If it weren’t for Heinze, King doesn’t think any of her accomplishments would be possible. She credits Heinze’s dedication and abilty to relate to his athletes for her success. She also said he has an innate ability to teach complex vaulting concepts in an easily understandable way, which she said is rare. It’s not uncommon for King to wake up to a text message from Heinze discussing something he had seen while watching vaulting videos online during a late-night session.
“I have thought about it a lot,” she said. “I would never be vaulting if it weren’t for Coach Heinze. If for some reason I was vaulting, I would never be as good.”
Heinze wonders how good his vaulting career might have been if he actually had a coach, someone standing in that familiar spot nearby to greet him when he landed.
Growing up in the Long Island town of Riverhead, N.Y. (pop. 33,506), Heinze was a good natural athlete at an early age. He said he was the only person at his grade school to earn a perfect score on a Marine Corps fitness test.
Heinze participated in gymnastics, which always came easily and naturally for him, and he was a good wrestler. He also gave soccer and cross country a try.
As a seventh grader, he was on his junior high school’s track team and the pole vault became a curiosity. Except none of the coaches at the school could teach him how to do it properly. So, Heinze took it upon himself to learn.
“It wasn’t easy,” he said. “You didn’t have the Internet back then to teach you.”
Heinze found a book written in the 1970’s by the late author Dr. Richard Ganslen, who, among other feats, won the national indoor championship in 1938. The book was called “Mechanics of the Pole Vault.” Heinze still has it.
As he meticulously combed through the book, which he pointed out was filled with lots of pictures, Heinze refined his technique and eventually became a respectable vaulter. During his senior year of high school, he cleared 14 feet. But that was as high as he got.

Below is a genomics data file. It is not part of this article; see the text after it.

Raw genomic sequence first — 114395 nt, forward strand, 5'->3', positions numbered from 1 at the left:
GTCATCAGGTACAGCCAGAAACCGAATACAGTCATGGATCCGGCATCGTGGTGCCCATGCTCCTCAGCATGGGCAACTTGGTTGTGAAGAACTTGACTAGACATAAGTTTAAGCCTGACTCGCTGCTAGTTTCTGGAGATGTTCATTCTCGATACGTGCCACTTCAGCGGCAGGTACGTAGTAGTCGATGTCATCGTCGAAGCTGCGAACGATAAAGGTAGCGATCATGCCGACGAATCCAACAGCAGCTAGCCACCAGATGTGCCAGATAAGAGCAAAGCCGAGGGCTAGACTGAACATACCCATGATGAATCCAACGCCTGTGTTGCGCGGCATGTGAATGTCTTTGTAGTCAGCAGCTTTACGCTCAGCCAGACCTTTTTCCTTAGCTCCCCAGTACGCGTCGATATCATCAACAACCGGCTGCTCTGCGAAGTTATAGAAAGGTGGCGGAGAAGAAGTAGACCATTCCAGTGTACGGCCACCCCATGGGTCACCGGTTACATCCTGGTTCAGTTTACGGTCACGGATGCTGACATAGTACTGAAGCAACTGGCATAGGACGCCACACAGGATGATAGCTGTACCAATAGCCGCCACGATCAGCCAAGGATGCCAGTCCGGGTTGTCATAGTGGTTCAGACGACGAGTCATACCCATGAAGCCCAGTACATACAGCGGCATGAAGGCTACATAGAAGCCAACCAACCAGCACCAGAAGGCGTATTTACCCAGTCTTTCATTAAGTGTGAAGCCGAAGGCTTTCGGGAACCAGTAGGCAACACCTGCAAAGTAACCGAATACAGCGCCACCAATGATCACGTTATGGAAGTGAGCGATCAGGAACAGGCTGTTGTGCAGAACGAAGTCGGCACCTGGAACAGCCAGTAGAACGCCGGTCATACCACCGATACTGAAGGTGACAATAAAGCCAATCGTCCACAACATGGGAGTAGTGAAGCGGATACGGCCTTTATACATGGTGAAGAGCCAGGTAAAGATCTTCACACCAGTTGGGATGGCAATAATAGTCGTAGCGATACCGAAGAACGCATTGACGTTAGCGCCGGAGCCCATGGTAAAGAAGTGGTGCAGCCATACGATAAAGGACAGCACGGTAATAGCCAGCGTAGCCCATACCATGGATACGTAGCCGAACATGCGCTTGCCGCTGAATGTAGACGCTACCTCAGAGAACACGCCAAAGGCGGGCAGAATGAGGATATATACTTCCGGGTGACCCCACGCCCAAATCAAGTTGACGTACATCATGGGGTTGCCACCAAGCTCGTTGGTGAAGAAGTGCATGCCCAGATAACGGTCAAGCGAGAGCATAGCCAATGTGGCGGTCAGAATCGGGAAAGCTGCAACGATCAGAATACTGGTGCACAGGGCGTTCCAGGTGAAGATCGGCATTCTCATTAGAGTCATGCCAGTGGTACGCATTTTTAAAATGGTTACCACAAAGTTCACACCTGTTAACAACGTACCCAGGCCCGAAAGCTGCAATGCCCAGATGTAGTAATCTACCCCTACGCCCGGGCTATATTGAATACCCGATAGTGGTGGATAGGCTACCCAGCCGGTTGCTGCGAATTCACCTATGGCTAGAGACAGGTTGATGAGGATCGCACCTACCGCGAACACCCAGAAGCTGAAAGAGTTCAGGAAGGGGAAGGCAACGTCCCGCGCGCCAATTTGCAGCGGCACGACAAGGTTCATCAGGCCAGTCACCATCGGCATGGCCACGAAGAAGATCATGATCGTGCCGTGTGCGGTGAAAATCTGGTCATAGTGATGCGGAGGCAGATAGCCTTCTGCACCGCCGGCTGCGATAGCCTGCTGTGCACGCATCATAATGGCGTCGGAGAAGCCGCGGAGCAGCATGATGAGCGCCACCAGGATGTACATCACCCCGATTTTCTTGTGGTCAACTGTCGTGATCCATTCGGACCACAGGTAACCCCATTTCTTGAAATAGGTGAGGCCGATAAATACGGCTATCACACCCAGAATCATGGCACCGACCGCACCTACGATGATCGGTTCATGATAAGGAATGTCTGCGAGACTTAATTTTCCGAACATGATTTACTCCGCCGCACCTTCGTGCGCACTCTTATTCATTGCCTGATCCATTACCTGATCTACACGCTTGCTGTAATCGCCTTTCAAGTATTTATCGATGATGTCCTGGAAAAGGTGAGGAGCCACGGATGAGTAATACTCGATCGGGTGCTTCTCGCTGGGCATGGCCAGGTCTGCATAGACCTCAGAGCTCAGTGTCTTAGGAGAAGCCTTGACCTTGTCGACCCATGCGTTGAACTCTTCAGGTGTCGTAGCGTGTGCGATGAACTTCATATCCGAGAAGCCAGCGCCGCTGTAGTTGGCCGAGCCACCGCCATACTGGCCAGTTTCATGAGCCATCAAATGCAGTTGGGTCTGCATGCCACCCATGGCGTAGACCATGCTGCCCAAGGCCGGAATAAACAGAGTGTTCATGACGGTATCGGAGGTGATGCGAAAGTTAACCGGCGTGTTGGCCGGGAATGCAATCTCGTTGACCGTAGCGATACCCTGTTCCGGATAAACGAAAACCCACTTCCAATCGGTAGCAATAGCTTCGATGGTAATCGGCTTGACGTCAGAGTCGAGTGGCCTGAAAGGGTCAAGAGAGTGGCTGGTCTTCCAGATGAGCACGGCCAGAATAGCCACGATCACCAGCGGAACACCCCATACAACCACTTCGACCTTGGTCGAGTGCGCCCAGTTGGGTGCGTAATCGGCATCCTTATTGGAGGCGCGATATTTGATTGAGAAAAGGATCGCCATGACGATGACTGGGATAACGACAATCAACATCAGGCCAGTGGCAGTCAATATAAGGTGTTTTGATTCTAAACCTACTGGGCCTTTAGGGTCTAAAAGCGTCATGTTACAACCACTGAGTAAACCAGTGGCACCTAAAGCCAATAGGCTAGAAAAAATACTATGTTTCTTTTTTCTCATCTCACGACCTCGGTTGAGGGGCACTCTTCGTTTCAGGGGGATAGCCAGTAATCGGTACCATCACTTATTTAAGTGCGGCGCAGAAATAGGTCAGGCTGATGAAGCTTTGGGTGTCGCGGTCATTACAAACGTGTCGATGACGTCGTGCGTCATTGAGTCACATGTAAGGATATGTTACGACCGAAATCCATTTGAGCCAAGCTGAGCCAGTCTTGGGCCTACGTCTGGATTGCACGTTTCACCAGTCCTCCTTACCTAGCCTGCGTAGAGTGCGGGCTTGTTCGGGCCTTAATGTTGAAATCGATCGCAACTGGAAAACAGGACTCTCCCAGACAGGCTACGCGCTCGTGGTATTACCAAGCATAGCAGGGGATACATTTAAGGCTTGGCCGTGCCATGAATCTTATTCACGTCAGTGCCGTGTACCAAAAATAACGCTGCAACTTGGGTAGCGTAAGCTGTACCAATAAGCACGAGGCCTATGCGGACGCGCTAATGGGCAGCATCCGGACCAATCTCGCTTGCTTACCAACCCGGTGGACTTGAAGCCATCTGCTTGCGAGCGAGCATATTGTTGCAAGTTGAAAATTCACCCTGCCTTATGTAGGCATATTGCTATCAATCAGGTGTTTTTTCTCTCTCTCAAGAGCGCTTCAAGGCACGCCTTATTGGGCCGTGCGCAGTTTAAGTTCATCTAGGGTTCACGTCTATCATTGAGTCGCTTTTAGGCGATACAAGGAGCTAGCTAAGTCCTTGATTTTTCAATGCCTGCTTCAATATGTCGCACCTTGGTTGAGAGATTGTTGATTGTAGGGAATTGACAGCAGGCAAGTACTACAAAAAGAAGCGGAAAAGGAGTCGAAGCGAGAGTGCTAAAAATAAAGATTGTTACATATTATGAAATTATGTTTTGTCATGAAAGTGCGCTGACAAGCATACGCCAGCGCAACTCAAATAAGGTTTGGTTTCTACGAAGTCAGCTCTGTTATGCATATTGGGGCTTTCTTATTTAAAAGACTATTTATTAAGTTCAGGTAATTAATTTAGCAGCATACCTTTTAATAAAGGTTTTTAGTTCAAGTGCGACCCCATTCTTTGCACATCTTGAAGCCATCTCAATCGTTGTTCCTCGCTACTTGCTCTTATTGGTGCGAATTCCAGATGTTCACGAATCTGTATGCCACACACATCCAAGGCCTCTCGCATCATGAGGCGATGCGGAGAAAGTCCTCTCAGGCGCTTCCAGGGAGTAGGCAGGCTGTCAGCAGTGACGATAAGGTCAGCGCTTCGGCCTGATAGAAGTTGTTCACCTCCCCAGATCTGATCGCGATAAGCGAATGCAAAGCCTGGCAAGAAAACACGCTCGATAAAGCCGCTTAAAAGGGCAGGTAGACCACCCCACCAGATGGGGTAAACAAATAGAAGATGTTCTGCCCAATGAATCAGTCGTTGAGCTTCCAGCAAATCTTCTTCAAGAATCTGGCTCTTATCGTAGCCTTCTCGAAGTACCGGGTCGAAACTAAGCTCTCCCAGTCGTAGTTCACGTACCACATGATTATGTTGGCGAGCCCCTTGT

Still, for someone with no formal training, who wound up breaking his right wrist (the result of an awkward landing) on one of his early attempts, it was an accomplishment to be proud of. It’s also why he appreciates his job so much now. He’s providing a service to athletes that he never enjoyed and he’s helping them reach greater heights than he ever did.
“Chris has a feel for coaching pole vault,” said longtime Middletown coach Don Boyer, who has a rich history in the event himself. He was responsible for the girls pole vault becoming a state event and was instrumental in bringing the pole vault back after Maryland dropped it as an official high school event.
“He understands the process and progression that (the athletes) need to take,” Boyer said. “He can watch a kid and immediately know what has to be done. There are very few coaches like that, very few of them. You can count on one hand that number of people across the state who have a true feel for the pole vault. Chris is one of them.”
In the meantime, Heinze’s life is a complex balancing act. He shuttles between schools to accommodate all of his vaulters. He has to keep up with three kids (a 5-year old, 3-year old and 1-year old) at home with his wife, Kerry. And he also works full-time as a technology coordinator and trainer for Frederick County Public Schools.
He finds it all worthwhile, however, when he sees joy on the faces of the people he cares about.
“I am there for them,” Heinze said. “But the opposite holds true, too. I don’t want them to let me down either.”